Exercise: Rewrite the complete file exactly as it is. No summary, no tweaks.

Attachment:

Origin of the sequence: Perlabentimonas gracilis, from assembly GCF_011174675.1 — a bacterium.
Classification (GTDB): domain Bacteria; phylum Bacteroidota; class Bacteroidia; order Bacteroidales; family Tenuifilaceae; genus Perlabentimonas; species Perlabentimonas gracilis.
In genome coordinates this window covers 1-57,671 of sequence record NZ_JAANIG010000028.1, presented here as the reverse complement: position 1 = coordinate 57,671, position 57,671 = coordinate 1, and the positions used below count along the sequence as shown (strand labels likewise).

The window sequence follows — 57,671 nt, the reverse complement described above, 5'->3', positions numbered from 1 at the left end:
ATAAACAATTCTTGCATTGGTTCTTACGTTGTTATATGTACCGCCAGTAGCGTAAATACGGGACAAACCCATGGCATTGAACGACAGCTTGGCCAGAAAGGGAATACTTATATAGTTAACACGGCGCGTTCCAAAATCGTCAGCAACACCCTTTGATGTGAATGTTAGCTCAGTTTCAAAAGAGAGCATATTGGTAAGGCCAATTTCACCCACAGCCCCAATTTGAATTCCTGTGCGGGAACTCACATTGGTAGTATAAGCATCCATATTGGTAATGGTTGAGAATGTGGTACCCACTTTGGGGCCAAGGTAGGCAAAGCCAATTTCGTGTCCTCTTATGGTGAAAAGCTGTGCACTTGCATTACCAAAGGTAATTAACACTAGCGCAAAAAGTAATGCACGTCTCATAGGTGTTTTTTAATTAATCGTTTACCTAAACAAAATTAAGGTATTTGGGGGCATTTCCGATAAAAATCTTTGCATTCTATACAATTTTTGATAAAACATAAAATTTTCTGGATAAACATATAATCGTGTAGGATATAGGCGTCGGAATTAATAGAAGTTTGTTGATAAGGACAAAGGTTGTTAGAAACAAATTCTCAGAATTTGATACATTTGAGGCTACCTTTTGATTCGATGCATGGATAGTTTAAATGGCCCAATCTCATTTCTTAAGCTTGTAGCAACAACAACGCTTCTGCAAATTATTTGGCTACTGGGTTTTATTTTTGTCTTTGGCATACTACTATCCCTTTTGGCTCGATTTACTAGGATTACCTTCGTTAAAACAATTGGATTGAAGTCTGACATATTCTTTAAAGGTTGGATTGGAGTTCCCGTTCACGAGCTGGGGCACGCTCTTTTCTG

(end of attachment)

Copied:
Origin of the sequence: Perlabentimonas gracilis, from assembly GCF_011174675.1 — a bacterium.
Classification (GTDB): domain Bacteria; phylum Bacteroidota; class Bacteroidia; order Bacteroidales; family Tenuifilaceae; genus Perlabentimonas; species Perlabentimonas gracilis.
In genome coordinates this window covers 1-57,671 of sequence record NZ_JAANIG010000028.1, presented here as the reverse complement: position 1 = coordinate 57,671, position 57,671 = coordinate 1, and the positions used below count along the sequence as shown (strand labels likewise).

The window sequence follows — 57,671 nt, the reverse complement described above, 5'->3', positions numbered from 1 at the left end:
ATAAACAATTCTTGCATTGGTTCTTACGTTGTTATATGTACCGCCAGTAGCGTAAATACGGGACAAACCCATGGCATTGAACGACAGCTTGGCCAGAAAGGGAATACTTATATAGTTAACACGGCGCGTTCCAAAATCGTCAGCAACACCCTTTGATGTGAATGTTAGCTCAGTTTCAAAAGAGAGCATATTGGTAAGGCCAATTTCACCCACAGCCCCAATTTGAATTCCTGTGCGGGAACTCACATTGGTAGTATAAGCATCCATATTGGTAATGGTTGAGAATGTGGTACCCACTTTGGGGCCAAGGTAGGCAAAGCCAATTTCGTGTCCTCTTATGGTGAAAAGCTGTGCACTTGCATTACCAAAGGTAATTAACACTAGCGCAAAAAGTAATGCACGTCTCATAGGTGTTTTTTAATTAATCGTTTACCTAAACAAAATTAAGGTATTTGGGGGCATTTCCGATAAAAATCTTTGCATTCTATACAATTTTTGATAAAACATAAAATTTTCTGGATAAACATATAATCGTGTAGGATATAGGCGTCGGAATTAATAGAAGTTTGTTGATAAGGACAAAGGTTGTTAGAAACAAATTCTCAGAATTTGATACATTTGAGGCTACCTTTTGATTCGATGCATGGATAGTTTAAATGGCCCAATCTCATTTCTTAAGCTTGTAGCAACAACAACGCTTCTGCAAATTATTTGGCTACTGGGTTTTATTTTTGTCTTTGGCATACTACTATCCCTTTTGGCTCGATTTACTAGGATTACCTTCGTTAAAACAATTGGATTGAAGTCTGACATATTCTTTAAAGGTTGGATTGGAGTTCCCGTTCACGAGCTGGGGCACGCTCTTTTCTG